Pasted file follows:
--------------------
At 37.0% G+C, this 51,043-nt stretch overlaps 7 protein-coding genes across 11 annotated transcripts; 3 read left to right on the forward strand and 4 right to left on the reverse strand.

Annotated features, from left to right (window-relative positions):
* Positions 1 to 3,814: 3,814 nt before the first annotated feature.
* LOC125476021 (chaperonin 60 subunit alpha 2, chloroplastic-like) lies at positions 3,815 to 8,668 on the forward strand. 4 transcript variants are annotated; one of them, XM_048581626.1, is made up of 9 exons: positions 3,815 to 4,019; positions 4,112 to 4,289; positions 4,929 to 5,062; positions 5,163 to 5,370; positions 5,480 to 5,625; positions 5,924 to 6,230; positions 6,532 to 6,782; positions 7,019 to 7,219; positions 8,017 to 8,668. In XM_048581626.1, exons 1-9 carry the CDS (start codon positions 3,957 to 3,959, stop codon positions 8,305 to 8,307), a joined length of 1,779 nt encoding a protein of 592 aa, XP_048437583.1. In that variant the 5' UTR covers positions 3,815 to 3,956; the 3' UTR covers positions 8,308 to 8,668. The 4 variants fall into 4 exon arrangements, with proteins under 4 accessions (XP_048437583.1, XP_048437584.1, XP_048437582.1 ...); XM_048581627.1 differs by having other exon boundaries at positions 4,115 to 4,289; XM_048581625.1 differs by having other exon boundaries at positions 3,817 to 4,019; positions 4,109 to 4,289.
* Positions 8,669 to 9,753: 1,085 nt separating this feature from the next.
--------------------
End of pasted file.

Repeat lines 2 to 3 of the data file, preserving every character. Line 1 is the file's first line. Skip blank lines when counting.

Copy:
Annotated features, from left to right (window-relative positions):
* Positions 1 to 3,814: 3,814 nt before the first annotated feature.